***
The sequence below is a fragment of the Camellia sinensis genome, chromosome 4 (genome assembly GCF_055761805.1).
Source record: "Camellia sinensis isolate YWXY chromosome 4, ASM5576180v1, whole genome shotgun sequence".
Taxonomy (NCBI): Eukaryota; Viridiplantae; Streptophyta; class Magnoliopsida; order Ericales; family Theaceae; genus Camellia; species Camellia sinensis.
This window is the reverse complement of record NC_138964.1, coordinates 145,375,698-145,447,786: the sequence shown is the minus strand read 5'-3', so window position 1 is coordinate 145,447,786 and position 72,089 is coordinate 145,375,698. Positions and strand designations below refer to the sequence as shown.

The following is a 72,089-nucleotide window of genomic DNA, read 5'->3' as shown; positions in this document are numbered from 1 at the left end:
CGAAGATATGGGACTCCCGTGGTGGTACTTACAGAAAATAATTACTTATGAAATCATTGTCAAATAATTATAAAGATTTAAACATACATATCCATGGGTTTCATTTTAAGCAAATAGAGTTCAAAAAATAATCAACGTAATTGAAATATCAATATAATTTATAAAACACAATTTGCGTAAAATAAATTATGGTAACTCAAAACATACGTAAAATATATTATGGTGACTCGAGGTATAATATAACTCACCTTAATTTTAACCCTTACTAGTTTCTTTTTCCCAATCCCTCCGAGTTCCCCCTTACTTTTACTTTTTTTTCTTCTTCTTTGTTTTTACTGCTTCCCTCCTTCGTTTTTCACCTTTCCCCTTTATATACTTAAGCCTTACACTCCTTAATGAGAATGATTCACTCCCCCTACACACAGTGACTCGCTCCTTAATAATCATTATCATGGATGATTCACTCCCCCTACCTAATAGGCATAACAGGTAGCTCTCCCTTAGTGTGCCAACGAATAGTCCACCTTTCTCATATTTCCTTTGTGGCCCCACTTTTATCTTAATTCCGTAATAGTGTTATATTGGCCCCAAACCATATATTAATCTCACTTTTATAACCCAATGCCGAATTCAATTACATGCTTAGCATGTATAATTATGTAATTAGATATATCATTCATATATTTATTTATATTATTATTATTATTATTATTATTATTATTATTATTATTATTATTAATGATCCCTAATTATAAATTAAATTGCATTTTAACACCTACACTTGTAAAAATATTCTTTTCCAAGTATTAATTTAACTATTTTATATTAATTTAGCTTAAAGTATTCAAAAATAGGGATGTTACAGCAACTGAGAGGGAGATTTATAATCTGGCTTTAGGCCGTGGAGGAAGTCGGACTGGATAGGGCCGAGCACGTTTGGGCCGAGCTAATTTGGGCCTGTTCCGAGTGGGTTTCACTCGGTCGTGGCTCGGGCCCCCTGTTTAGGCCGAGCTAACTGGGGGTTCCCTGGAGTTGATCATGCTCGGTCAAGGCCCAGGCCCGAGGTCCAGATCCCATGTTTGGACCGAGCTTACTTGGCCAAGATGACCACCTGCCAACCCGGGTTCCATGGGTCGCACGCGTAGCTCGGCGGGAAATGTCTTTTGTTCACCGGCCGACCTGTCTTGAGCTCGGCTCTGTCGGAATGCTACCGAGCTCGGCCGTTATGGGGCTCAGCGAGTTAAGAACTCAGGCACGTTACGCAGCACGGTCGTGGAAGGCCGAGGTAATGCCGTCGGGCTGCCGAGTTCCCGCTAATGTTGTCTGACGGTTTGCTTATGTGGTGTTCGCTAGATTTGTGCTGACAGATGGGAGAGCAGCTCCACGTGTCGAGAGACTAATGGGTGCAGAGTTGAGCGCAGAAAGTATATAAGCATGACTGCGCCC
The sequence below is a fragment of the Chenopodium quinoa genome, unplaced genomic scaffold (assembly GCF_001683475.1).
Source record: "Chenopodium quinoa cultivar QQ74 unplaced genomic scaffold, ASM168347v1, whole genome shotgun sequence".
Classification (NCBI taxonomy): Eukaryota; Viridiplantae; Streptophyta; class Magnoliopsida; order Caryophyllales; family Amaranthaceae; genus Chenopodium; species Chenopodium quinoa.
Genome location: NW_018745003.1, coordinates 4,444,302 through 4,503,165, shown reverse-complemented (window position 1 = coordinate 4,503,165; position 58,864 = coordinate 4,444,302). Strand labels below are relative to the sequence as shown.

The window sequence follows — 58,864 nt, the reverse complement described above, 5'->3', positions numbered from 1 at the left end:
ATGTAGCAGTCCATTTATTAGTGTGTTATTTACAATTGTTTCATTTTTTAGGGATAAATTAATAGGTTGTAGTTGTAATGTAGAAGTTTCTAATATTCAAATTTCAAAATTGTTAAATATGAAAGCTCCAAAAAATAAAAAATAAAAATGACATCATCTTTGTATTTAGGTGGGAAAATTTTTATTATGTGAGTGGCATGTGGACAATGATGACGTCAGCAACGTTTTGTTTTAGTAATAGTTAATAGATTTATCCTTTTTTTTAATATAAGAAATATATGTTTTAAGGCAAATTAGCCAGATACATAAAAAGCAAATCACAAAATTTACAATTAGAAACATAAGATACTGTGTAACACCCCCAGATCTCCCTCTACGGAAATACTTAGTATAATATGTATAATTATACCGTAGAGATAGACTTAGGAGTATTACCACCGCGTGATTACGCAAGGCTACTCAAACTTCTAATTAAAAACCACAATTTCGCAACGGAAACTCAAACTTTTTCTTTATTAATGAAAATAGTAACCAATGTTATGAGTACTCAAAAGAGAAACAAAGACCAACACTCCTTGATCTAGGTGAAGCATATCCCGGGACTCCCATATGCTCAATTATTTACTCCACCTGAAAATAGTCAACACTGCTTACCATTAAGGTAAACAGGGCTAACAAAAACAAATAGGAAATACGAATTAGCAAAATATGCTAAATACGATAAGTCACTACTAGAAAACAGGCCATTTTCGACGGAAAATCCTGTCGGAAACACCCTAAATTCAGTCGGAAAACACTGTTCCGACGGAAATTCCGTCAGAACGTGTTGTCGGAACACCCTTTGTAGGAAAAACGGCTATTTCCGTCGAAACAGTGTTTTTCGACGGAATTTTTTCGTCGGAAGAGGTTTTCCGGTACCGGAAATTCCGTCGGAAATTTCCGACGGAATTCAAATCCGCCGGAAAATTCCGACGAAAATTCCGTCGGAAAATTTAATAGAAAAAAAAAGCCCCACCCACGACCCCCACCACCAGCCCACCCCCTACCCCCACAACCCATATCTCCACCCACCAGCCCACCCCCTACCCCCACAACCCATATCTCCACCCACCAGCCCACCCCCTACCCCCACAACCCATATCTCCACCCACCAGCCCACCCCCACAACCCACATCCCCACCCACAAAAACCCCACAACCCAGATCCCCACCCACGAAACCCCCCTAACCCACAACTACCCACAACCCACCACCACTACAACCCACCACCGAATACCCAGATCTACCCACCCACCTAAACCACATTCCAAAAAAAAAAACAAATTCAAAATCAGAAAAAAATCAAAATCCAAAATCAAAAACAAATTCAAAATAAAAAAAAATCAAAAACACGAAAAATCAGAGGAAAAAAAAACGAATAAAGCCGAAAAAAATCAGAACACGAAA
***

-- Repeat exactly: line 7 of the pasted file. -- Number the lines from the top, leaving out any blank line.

The sequence below is a fragment of the Chenopodium quinoa genome, unplaced genomic scaffold (assembly GCF_001683475.1).